Tuesday October 26, 2021
Episodes in the programme to focus on the impact of climate change on food securityClimate change is already affecting food security at the global, regional, and local level as it disrupts food availability, reduces access to food and affects food quality. Many advanced technologies such as use of improved crop varieties, eco-friendly pest and disease control methods, and drip irrigation systems are widely adopted for crop production improvement.
26 October 2021, Mogadishu – The Food and Agriculture Organization of the United Nations (FAO) in Somalia, has launched a new cycle of radio programmes. The programmes, which will focus on Climate-Smart Agriculture, will be an extension of the radio training modules, which FAO launched here last year to adapt to COVID-19 constraints. Climate Smart Agriculture is an approach that helps to guide actions needed to transform and reorient agricultural systems to effectively support development and ensure food security in a changing climate.
In this new series, FAO will mainly focus on the impact of climate change on food security. “There is a need to highlight the impact of climate change on food production and educate stakeholders on the same. Since COVID-19 measures are still in place, FAO will make use of the ongoing radio training programmes to carry out remote extension focusing on the impact of climate change,” said Etienne Peterschmitt, FAO Representative in Somalia.
A group of people sitting under a tree Description automatically generated with medium confidence
Enhancing livelihood resilience
The new cycle of programmes is launched at a time when the impacts of climate change is being felt globally, including in Somalia. The country has faced droughts, flood, and desert locust upsurge over the last two years. This has significantly reduced crop yield and lowered livestock productivity leading to major gaps in food consumption as highlighted in the recent FSNAU-FEWSNET technical release
“Since Somalis depend heavily on livestock, it is important to protect the animals from the effects of climate change and ensure good pasture availability. FAO’s focus on livestock and pastoralists can improve nomadic life a lot for us,” said one of the pastoralists from Mudug region who benefitted from the previous programmes.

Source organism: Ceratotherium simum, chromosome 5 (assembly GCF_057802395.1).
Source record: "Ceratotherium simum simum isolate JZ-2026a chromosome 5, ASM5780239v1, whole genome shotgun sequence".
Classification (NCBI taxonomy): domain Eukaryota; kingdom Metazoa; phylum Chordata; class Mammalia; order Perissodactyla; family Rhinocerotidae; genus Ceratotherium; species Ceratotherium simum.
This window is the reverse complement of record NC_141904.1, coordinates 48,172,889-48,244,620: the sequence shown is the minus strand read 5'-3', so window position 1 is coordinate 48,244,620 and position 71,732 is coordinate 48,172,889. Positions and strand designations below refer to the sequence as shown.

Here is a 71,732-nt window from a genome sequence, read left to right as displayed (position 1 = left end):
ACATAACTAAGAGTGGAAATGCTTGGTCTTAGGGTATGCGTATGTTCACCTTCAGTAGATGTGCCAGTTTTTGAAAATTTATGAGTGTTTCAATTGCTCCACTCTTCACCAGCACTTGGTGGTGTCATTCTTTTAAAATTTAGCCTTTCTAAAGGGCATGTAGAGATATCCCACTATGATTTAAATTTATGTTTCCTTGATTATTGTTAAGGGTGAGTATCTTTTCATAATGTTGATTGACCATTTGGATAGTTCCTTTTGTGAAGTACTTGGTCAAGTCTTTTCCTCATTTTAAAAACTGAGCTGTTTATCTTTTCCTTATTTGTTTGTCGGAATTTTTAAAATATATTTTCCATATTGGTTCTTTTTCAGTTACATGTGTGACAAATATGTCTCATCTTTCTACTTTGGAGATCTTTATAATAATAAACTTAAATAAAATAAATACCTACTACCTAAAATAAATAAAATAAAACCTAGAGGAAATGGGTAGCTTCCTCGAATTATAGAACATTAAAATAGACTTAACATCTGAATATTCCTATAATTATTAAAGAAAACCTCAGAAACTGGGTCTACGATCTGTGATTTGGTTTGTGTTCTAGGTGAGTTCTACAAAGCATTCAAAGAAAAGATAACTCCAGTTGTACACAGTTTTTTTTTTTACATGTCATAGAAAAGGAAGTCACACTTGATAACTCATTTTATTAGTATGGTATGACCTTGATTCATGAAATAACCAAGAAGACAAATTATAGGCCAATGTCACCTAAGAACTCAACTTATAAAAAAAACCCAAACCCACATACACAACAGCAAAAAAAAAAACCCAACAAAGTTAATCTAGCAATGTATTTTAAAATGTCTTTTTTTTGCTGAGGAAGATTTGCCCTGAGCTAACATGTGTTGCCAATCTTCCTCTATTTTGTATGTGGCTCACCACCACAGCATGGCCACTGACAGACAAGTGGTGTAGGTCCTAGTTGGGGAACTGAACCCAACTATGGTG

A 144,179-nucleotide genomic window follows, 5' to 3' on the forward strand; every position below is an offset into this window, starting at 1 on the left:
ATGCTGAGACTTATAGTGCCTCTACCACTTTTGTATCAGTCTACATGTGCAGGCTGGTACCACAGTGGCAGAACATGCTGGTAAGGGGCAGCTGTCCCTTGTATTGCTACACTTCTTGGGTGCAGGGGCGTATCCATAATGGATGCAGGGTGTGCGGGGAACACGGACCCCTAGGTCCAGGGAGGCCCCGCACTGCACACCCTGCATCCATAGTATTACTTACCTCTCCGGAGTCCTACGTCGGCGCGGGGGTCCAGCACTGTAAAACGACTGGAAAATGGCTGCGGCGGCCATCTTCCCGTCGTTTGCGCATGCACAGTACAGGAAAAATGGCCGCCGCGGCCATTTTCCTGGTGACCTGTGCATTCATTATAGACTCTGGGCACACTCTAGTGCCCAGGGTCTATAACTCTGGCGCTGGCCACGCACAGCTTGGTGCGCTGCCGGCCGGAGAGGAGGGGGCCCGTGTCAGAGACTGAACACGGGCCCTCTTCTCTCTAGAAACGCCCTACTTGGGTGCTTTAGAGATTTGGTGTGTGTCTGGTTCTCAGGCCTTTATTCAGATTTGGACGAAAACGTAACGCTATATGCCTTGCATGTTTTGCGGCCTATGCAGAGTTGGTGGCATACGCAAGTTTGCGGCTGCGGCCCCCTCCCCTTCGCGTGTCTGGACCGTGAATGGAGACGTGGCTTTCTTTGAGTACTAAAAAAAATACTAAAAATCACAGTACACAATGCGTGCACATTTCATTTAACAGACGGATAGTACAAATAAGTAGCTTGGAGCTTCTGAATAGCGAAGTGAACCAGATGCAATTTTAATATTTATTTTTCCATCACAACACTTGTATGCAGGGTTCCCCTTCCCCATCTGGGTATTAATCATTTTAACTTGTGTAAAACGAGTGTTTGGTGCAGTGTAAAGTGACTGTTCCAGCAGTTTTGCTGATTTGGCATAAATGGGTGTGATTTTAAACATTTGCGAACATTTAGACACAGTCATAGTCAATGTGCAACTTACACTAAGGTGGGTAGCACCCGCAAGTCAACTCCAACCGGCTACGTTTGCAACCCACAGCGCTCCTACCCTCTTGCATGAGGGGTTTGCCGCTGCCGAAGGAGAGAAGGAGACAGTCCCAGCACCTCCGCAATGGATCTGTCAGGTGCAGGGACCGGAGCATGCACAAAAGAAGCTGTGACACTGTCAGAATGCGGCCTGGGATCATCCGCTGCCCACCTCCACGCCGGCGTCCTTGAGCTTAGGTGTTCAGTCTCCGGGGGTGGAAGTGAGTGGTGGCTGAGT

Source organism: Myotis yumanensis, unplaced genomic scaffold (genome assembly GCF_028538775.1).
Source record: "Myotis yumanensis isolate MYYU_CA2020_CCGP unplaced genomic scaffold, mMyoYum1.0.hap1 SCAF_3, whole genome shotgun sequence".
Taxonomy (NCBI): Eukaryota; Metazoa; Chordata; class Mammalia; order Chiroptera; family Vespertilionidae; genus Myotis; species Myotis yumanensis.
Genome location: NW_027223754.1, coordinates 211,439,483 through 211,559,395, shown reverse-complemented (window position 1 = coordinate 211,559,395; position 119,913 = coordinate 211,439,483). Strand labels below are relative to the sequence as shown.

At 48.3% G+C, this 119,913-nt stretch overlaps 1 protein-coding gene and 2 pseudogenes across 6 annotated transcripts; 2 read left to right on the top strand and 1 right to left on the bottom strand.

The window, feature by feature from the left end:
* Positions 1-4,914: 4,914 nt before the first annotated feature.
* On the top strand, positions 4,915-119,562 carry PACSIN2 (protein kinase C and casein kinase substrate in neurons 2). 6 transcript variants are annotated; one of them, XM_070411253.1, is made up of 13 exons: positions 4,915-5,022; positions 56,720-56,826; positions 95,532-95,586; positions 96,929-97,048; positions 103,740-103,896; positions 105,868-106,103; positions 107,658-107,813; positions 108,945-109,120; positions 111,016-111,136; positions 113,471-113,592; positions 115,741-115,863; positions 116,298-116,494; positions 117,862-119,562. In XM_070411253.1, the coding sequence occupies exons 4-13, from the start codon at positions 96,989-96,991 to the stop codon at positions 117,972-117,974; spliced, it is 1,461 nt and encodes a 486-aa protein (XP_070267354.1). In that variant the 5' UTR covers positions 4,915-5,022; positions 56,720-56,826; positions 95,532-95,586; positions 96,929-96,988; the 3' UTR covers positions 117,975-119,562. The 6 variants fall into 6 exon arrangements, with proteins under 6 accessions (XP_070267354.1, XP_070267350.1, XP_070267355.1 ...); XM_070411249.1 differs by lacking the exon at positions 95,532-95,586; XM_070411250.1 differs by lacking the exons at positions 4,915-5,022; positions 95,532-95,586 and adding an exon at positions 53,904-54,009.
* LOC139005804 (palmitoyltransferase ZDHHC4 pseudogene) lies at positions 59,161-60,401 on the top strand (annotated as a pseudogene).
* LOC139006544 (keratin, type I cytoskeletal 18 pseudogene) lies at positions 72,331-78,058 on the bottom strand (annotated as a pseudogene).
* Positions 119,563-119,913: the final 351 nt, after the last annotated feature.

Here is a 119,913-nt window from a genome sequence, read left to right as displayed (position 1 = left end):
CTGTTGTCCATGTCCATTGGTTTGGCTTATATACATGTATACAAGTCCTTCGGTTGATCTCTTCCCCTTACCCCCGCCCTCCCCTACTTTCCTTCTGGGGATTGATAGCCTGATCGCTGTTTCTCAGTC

The new Climate-Smart programmes will be produced and broadcast by selected major radio stations across Somalia. A total of six episodes will be aired across the country on key topics like conservation agriculture, crop intensification, water management and harvesting and post harvesting management.
“The distance radio learning modules are cost-effective and have already demonstrated an important impact, reaching between 700,000 to 900,000 persons on weekly basis. As highlighted by the Gu 2020 Crop Yield and Livelihood support impact assessment report, out of the 36% of beneficiaries who tuned in the radio programmes 96% of recipients of GAP training applied knowledge received in their farming activities. All trainees found the knowledge gained to be useful. 92% and were able to share new gained skills and knowledge with other people- (horizontal knowledge transfer). Of the trained, 91% applied the GAP training and observed changes especially in the health of crops and increased productivity” said Francesco Diasio, International Communication for Development expert, coordinating the radio initiative. “This year we are scaling up our efforts through the introduction of new learning modules, increased number of radio stations and the introduction of new communication channels such as bulk SMS and voice messages directly targeting the beneficiaries alongside the general public tuning into the radio programmes,’ he added.
Part of the FAO capacity development strategy in Somalia
Agriculture sector is sensitive and highly vulnerable to climate change and climate variability, the effects of which are already being experienced with prolonged dry spells, droughts, floods and other extreme events directly affecting food production. “As agriculture production in Somalia is adversely being affected by climate change, the livelihood of rural people is at great risk,” said Ezana Kassa, Head of Programme at FAO Somalia. “The radio programmes will contribute to reduce rural communities’ vulnerability to food insecurity through adaptation of Climate-Smart practices,’’ he added.
Radio programmes are part of the capacity development strategy of the FAO programme in Somalia. Enabling access to relevant information for rural people, as well as fostering social dialogue lie at the core of agricultural and rural development initiatives.
The radio programmes are generously funded by United States Agency for International Development (USAID), United Nations Central Emergency Response Fund (UN-CERF), Directorate-General for European Civil Protection and Humanitarian Aid Operations (ECHO), Swedish International Development Cooperation Agency (Sida) and the German Federal Ministry for Economic Cooperation and Development (BMZ) through KfW,